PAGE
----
With workout rules seemingly changing all the time at the gym, you'd certainly hope your trainer is also up to date.
From squats to behind the neck pulls, it seems the rules change a lot.
Educating yourself can help you to decide if your instructors are keeping up with their education.
In this "He Said, She Said" segment, Neal Pire and Grace Desimone discuss the rules and what's right and wrong with the exercises you're being taught at the gym.
RadioMD Presents:Train Your Body | Original Air Date: March 10, 2015
Host: Melanie Cole, MS
Guests: Neal Pire & Grace DeSimone
RadioMD.com. Your trainer Melanie Cole is here to motivate and help you perform. It’s time now for Train Your Body.
MELANIE: What do trainers teach you? What do instructors teach you? Do they differ sometimes? Are they pretty much the same? Are they teaching you things that you've read are not that good?
My guests are two of my fan favorites here on Train Your Body. Neil Pire, a Fellow of the American College of Sports Medicine, served on the Executive Council of the Credentialing arm and the Committee on Certification and Grace Desimone. She is definitely the class instructor guru. She is the editor of ACSM's Resources for Exercise Instructors and the national director for group fitness for Plus One Health Management, an Optum Company. I keep making sure to get that in, Grace.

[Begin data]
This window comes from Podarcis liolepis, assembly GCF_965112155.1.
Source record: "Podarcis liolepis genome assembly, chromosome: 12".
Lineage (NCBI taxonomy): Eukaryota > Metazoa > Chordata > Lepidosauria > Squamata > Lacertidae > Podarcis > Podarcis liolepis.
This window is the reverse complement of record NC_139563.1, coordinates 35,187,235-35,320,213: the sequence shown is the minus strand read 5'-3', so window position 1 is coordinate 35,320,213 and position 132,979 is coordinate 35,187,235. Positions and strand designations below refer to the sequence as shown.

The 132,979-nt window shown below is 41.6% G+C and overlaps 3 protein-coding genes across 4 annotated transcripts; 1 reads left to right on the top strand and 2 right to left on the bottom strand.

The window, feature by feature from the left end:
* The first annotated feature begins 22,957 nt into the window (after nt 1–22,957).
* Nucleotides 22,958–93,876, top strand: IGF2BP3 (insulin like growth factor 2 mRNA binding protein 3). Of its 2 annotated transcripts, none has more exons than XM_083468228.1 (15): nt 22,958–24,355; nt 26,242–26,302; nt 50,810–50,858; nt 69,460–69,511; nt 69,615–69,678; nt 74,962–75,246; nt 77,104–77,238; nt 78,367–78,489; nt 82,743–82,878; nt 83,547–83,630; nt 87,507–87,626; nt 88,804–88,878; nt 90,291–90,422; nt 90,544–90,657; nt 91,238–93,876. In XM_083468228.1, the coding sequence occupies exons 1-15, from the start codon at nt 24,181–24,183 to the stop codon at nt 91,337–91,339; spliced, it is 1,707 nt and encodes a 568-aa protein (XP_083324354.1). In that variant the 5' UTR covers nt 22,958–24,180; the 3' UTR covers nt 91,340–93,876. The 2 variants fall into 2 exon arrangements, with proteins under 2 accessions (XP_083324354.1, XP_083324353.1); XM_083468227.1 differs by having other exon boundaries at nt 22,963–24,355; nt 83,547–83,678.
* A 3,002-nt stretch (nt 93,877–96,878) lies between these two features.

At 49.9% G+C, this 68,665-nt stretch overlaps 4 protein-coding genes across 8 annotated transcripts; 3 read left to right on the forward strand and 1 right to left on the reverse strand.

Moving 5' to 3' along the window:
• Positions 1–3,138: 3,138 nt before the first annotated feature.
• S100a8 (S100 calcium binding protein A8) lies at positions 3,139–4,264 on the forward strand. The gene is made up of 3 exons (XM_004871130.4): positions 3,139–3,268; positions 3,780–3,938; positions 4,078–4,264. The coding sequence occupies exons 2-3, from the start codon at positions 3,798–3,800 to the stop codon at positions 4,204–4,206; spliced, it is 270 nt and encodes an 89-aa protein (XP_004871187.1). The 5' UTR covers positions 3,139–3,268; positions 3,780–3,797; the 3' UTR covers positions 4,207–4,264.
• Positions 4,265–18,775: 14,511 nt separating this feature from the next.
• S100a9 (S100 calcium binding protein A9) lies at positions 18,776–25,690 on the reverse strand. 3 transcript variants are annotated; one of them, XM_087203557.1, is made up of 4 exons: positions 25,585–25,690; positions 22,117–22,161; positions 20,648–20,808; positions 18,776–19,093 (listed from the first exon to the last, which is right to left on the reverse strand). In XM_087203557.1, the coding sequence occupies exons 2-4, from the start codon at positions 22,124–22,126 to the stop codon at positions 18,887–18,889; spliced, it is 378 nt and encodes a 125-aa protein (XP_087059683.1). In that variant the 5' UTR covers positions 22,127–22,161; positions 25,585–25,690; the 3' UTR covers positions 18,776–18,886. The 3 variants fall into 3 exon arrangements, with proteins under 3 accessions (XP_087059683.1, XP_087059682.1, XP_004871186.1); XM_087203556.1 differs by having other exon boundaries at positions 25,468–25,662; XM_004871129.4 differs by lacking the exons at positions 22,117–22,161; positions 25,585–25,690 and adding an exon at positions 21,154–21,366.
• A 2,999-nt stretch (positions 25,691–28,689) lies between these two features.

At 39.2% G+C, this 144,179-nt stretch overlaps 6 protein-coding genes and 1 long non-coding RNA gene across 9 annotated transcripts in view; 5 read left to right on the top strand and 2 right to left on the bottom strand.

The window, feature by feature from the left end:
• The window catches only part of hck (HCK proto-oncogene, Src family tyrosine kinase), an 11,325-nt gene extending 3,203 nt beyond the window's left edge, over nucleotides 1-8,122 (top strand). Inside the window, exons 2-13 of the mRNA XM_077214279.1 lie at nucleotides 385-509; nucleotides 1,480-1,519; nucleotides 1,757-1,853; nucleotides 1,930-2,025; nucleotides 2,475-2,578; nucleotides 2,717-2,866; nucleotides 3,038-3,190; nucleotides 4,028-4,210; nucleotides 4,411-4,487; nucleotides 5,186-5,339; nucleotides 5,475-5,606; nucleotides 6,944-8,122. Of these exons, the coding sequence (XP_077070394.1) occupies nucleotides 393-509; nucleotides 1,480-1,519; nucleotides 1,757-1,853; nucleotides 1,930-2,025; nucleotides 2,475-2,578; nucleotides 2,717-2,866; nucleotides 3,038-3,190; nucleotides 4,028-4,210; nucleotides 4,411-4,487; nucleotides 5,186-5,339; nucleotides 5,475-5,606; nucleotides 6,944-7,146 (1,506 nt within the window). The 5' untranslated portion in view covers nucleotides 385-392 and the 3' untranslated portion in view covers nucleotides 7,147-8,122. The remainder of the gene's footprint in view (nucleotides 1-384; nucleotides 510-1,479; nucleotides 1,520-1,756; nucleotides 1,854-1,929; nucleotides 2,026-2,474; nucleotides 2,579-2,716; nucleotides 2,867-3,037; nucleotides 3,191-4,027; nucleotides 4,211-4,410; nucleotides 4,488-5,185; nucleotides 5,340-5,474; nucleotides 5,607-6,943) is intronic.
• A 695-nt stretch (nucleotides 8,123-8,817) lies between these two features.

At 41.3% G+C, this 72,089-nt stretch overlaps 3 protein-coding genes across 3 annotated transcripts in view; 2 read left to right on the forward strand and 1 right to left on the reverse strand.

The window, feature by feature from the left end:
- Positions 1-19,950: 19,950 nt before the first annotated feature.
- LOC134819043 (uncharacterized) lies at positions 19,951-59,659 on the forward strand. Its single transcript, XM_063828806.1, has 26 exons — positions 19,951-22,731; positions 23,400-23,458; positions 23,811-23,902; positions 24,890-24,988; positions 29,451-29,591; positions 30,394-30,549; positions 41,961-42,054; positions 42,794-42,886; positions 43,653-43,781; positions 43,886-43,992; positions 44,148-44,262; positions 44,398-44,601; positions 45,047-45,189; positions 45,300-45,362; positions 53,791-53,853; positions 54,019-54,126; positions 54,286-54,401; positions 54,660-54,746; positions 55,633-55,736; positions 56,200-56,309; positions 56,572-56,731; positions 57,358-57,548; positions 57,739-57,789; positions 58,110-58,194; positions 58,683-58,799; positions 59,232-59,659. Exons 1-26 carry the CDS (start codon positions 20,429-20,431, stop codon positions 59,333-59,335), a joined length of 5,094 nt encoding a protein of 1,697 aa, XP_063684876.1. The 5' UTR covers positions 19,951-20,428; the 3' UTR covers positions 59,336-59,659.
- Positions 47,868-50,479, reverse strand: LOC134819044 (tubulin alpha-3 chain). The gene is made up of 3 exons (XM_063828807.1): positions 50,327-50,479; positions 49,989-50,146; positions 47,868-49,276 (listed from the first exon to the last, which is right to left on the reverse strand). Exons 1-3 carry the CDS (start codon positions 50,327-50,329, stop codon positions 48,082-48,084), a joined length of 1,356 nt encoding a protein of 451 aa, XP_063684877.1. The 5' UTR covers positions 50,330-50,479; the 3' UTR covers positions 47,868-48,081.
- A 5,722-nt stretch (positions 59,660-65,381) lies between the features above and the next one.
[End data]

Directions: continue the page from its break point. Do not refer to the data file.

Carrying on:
GRACE: Thank you.
MELANIE: Okay. "When Fitness Rules Fail You". So, let's just start with some of these ones people do. Behind the neck pull-downs. That makes me absolutely bonkers. Neil, start with you, buddy. What's going on with lat pull-downs and why are people still doing them behind the neck.
NEIL: Let me start the segment just by saying there are a lot of rules that are put out there that really can't be looked at by actual rules by the professionals. Once size never fits all and you never say never. Those are rules that I live by as a trainer. You really have to assess and then prescribe and teach exercises that are pertinent to the individual. That's one of my pet peeves.
MELANIE: Here, here.
NEIL: There aren't too many people that live behind the head, you know, do pulling and pushing behind the head, behind the neck.
MELANIE: No, they don't.
NEIL: So, it's not going to be one of those ADL-type of approaches with people like that, but, I don't know, a longshoreman or something that's doing something funky on a regular basis, anything that you need to be prepared to do on a regular basis. You should train to do it.
MELANIE: If you're training longshoreman that is doing something funky behind his head, you can do it that way. Now, guys, what I want to ask you and, Grace, I'm going to ask you first, sometimes class instructors will teach a way to do something. You know, a lateral raise or a bent over row, and then your trainer comes along and teaches it to you differently. So, even those these things are individual, do class instructors and trainers learn these exercises differently or are we all learning them the same?
GRACE: Great question.
MELANIE: Thank you.